In the gospel stories of Jesus’ life and ministry, there’s this recurring message: “fear not.” Even before Jesus is born, the angels say this to Mary, and to the shepherds, “Fear not.” And in his ministry, Jesus repeatedly asks his disciples, “Why are you afraid?” Have you still no faith?” (Mark 4:40). For Jesus, the opposite of faith isn’t doubt, it’s fear.
I know there are healthy kinds of fear, that can keep us out of trouble, and from doing foolhardy things. But the fear Jesus was talking about is the kind of fear that keeps you from living a full and abundant life. And this is a message we need to hear these days: don’t be afraid.
We don’t have a record of Jesus telling folks how to do this. But we can look at how he lived. Like other prophets, he challenged the authorities and he spoke truth to power. And was willing to pay the consequences. He knew he was God’s beloved, and It’s clear that this connection to the holy was what empowered him to live the big and influential life that was his own.
If you are going to live a fearless life, you need something that inspires you and sustains you. I hope this church helps you with that. For the women of the U.S. national team, there seems to be this combination of individual effort and collective strength, where the whole becomes greater than the sum of the individual parts. There seems to be a spirit among those women, a collective camaraderie, that holds them together and empowers them to play with joy, and without fear. What if our church was more like that? More sticking our necks out. More joy! Team jerseys!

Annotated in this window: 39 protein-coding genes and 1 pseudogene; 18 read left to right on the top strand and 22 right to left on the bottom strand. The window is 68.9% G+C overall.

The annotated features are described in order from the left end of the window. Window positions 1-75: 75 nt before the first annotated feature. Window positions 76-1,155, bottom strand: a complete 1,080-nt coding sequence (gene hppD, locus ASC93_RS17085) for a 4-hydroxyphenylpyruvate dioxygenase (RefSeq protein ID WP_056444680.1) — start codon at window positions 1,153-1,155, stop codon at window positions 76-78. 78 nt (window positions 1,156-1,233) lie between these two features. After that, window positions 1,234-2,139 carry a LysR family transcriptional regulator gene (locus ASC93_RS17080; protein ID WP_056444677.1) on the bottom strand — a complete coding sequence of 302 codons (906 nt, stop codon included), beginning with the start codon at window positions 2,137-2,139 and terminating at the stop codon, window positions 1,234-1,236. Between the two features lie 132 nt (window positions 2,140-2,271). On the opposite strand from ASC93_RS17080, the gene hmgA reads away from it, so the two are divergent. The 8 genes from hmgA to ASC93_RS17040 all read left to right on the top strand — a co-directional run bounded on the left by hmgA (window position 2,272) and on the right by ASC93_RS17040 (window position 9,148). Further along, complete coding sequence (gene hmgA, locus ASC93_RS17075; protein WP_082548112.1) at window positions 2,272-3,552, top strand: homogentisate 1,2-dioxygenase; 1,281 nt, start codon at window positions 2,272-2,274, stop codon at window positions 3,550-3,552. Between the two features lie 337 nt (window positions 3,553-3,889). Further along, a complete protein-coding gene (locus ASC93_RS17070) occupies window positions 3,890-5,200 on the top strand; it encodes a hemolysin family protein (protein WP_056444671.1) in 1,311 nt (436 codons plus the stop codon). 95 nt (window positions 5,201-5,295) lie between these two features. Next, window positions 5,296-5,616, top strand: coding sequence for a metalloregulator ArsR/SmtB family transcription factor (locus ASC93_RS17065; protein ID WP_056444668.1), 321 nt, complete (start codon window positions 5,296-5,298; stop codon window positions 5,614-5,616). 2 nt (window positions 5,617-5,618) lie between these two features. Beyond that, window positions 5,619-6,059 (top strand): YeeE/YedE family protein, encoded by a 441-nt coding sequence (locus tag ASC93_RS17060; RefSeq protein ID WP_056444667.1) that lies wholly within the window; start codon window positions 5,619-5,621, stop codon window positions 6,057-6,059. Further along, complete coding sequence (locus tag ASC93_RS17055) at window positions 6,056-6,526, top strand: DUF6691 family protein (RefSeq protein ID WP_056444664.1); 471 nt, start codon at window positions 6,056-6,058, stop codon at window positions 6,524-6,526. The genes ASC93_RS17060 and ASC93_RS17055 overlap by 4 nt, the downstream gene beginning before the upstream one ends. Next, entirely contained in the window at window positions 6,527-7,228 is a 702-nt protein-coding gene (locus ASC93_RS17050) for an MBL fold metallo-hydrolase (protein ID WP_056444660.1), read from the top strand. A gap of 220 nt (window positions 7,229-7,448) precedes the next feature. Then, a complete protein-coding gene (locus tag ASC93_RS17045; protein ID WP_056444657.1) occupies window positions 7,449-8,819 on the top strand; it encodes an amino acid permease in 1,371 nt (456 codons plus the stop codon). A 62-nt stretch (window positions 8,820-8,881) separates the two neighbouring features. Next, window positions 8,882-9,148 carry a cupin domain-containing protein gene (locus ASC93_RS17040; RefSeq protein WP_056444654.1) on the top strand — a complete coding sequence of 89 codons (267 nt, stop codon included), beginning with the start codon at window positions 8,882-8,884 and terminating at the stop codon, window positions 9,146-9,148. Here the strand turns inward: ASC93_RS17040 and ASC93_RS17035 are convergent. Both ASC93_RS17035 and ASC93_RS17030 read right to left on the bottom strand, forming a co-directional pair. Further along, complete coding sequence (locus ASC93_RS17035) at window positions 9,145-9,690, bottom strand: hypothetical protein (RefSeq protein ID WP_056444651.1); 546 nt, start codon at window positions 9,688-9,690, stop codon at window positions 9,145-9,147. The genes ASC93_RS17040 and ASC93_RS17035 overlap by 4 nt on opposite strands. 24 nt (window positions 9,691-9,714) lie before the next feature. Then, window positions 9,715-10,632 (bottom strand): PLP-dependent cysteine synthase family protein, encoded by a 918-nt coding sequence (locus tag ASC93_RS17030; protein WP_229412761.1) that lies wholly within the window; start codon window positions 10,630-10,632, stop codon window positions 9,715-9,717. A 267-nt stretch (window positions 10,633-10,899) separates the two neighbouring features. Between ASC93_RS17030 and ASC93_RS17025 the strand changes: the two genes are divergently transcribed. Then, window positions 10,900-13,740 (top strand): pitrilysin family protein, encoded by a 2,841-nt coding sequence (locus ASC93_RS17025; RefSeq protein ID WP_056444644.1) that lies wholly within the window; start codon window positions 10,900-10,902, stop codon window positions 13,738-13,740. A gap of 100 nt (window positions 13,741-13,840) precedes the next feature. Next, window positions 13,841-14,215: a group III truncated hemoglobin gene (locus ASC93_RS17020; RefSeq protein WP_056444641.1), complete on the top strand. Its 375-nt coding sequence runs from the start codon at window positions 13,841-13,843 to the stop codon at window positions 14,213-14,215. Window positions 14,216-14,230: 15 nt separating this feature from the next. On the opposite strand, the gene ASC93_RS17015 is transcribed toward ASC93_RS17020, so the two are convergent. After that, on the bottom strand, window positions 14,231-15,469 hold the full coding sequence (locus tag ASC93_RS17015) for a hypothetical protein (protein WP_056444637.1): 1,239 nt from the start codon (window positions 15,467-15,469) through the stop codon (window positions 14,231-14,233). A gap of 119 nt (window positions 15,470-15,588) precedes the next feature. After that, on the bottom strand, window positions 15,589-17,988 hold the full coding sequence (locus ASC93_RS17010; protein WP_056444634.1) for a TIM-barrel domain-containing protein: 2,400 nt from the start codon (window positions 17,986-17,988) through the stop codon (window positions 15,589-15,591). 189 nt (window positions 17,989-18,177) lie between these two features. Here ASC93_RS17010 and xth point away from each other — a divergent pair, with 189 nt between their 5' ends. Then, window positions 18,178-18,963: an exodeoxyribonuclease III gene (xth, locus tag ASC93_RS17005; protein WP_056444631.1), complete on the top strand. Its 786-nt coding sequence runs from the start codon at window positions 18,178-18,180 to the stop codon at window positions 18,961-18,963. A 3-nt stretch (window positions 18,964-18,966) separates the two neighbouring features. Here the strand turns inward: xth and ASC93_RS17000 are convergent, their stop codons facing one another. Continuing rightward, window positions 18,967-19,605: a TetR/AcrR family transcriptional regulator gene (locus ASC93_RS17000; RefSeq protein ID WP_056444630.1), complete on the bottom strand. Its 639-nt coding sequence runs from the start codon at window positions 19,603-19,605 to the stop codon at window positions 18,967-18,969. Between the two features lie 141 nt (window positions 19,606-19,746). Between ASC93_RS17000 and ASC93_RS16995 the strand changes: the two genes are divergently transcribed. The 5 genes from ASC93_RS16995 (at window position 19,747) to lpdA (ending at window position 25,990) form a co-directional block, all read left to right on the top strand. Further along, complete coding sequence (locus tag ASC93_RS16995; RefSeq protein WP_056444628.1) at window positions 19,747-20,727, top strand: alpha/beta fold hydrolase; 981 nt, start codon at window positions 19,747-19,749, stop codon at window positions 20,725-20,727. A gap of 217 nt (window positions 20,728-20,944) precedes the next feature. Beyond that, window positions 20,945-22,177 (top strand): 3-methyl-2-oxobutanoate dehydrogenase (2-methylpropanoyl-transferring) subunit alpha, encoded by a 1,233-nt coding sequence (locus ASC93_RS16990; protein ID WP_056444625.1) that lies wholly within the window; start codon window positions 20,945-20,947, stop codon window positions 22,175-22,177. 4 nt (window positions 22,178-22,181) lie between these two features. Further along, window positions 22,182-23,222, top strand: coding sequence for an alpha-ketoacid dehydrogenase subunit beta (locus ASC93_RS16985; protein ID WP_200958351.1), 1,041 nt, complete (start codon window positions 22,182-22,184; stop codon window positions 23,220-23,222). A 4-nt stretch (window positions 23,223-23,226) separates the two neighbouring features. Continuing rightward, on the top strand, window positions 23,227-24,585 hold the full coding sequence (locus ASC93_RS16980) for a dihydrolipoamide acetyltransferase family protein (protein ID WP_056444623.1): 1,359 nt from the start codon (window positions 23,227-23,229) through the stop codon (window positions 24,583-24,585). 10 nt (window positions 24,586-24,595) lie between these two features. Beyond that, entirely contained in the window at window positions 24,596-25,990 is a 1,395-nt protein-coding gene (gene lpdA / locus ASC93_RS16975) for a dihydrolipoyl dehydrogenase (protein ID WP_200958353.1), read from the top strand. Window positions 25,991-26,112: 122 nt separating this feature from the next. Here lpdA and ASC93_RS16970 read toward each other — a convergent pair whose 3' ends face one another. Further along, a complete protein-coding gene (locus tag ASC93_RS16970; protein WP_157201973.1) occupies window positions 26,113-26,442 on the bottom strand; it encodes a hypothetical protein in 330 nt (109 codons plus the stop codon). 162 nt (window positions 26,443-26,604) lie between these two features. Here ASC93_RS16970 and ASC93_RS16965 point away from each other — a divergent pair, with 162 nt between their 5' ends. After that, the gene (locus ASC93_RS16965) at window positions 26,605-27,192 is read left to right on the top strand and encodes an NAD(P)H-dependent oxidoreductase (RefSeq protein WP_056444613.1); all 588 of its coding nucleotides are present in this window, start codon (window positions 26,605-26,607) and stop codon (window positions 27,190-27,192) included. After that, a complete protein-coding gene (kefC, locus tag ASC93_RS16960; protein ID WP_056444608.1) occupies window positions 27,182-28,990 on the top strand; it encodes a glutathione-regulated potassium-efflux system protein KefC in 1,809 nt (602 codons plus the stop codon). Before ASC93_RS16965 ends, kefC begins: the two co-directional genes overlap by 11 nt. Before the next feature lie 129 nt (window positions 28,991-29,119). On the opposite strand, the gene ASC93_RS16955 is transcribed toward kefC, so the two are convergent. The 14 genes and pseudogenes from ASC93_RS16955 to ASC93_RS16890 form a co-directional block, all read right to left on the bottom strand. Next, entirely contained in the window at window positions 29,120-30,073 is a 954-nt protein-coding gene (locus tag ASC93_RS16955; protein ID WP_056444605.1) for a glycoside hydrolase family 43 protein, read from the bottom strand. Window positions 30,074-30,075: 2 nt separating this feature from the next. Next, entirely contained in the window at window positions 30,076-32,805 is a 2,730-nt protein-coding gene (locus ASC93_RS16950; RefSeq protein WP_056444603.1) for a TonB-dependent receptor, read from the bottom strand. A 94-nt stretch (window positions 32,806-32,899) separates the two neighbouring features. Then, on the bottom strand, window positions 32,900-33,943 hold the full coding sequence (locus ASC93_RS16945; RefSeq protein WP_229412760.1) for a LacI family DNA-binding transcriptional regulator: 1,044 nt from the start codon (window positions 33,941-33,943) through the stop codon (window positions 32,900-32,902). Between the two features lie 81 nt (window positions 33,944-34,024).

In this time of division and distrust, these women on this soccer team exhibit the kind of patriotism our nation is hungry for. Writing about them in the New Yorker, Louisa Thomas says:
“As a group, the members of the national team are brash, idealistic, outspoken, thoughtful, disciplined, aware of their power and willing to use it, confident, and unapologetic. They have both inherited their claim to excellence and earned it, and they are unafraid to acknowledge their position. They are also, of course, women. Some of them are women of color. Some of them are gay. They are all underpaid and underappreciated… They see themselves as role models and revolutionaries, but they are also something more complicated to describe. They offer a new model on how to be an American citizen, one rooted at once in idealism and pragmatism. (It wasn’t enough to be morally good; the players also knew they had to win.) By their existence and their conduct, they offer an alternative to the nationalism of men who claim a monopoly on the meaning of country and flag. ‘I think that I’m particularly and uniquely and very deeply American,’ Megan Rapinoe said before the final. ‘If we want to talk about the ideals that we stand for, all the songs and the anthem and sort of what we were founded on, I think I’m extremely American.’ And she’s right: she is.”